While away from Waterford recently, I was saddened to learn of the death of Vincent O’Toole, one of the city’s genuine characters and legends.
During his long and busy life, Vincent was a master mariner, a businessman, racehorse owner and fierce proponent of all things Waterford. He could also be dogged and fiery and it was all backed up by a firm resolve, high intellect and a shrewdness that, more often than not, saw him come out on top in his many battles.
Writing this, it occurred to me that there are probably two generations of young Waterfordians who, apart from an infamous libel action he successfully took some years ago, know little or nothing about him.
For instance, there was the fascinating story of his battle with Waterford Corporation over the William Vincent Wallace plaques that adorn the outside walls of his Maryland Hotel on the corner of The Mall and Catherine Street. It’s a good tale of which I will write another day.
Then, for years, there was a wonderful battle of wits between Vincent in his role as proprietor of The Maryland Hotel and the Garda Síochána whose business it was to enforce the licensing laws. Looking back now, all those endless court arguments and counter arguments were pretty harmless stuff yet they provided great entertainment for the readers of The Munster Express in our court reports.
However, today I will concentrate on an incident in Vincent’s life when he was a Deck Officer cadet aboard ‘The Irish Elm’ during World War II. This account was kindly supplied by Waterford writer and businessman, John Molloy, a friend of Vincent who was also a senior officer for many years with the now defunct Irish Shipping Line.
John’s account came from his considerable research into the diaries of German U-Boat commanders.In March 1943, ‘The Irish Elm’ was half way across the Atlantic en route for the United States when U-Boat 638 surfaced and forced her to stop. The German submarine Commander ordered that ‘The Elm’ should lower a lifeboat and send across an officer with the ship’s log-book and official papers. As a junior officer, Vincent was ordered to make the rather terrifying trip in a row-boat and hand over the ship’s papers to Captain Hinrich Oscar Bernback.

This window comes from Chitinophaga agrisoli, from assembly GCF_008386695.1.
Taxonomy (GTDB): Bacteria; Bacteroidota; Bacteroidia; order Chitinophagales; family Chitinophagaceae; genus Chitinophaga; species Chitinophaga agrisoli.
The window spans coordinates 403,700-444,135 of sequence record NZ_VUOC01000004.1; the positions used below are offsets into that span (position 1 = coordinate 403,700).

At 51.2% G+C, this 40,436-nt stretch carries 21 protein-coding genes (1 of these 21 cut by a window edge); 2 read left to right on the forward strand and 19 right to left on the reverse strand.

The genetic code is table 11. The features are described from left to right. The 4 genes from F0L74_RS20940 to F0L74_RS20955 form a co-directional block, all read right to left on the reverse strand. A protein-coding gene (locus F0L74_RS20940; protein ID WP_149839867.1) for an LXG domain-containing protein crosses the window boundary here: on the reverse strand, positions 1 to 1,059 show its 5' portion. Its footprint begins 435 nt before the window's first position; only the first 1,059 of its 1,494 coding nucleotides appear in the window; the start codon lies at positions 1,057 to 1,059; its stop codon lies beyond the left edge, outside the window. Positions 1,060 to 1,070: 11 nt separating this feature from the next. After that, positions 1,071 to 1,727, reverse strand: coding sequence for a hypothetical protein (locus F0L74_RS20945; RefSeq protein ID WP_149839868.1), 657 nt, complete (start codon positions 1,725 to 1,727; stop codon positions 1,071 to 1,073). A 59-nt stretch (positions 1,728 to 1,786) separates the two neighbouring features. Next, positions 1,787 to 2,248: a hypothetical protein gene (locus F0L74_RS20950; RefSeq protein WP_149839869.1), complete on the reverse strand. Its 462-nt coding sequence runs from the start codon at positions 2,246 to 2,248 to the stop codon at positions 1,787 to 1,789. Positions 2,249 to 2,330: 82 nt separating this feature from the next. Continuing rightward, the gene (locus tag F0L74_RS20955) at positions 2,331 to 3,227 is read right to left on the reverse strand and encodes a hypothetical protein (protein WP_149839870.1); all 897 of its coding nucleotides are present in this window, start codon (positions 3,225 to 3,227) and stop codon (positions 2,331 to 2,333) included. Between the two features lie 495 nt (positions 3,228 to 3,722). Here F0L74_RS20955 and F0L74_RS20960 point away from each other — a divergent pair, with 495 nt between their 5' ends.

Vincent and his deputation were made to wait in their little boat bobbing about under the shadow of the submarine and covered by an armed crew.
Eventually, the log-book and papers were handed back and Vincent and the others were informed that they should return to ‘The Elm’ where the Captain was instructed to ‘stop engines’ and observe a strict radio silence. They were furthermore informed that the submarine would dive and resurface at a later time when they would flash a light from the conning tower. If the light was green they could proceed with their voyage but if the light showed red they would have a short time to abandon ship before the ‘The Irish Elm’ was sent to the bottom by torpedoes.
According to the report, the Irish Captain immediately gave orders to prepare to abandon ship, a perilous situation in winter on the open Atlantic in small lifeboats. Vincent later quipped that there were more prayers uttered by hardened seamen in those few hours than by all the monks in Mount Melleray in a month! After an agonising wait, the U-Boat surfaced and flashed a green light. They were safe! Captain Bernback went on shore leave shortly afterwards but his submarine was sunk with no survivors during his absence on land. He survived the war and died in 1982. Vincent O’Toole and the crew of ‘The Irish Elm’ also survived that dangerous time sailing seas polluted with mines and the constant fear of being attacked by U-Boats even though they were aboard an Irish ship. Sometimes, the bravery of merchant seamen in that awful time is overlooked.
Vincent is survived by his wife Ruth; his daughter, Eithne, and his grand-daughter, Saoirse. He was pre-deceased by his daughter, Una, and his first wife, Maura. Go bhfaighe a anam agus anamacha na bhfíréan suaimhneas síoraí.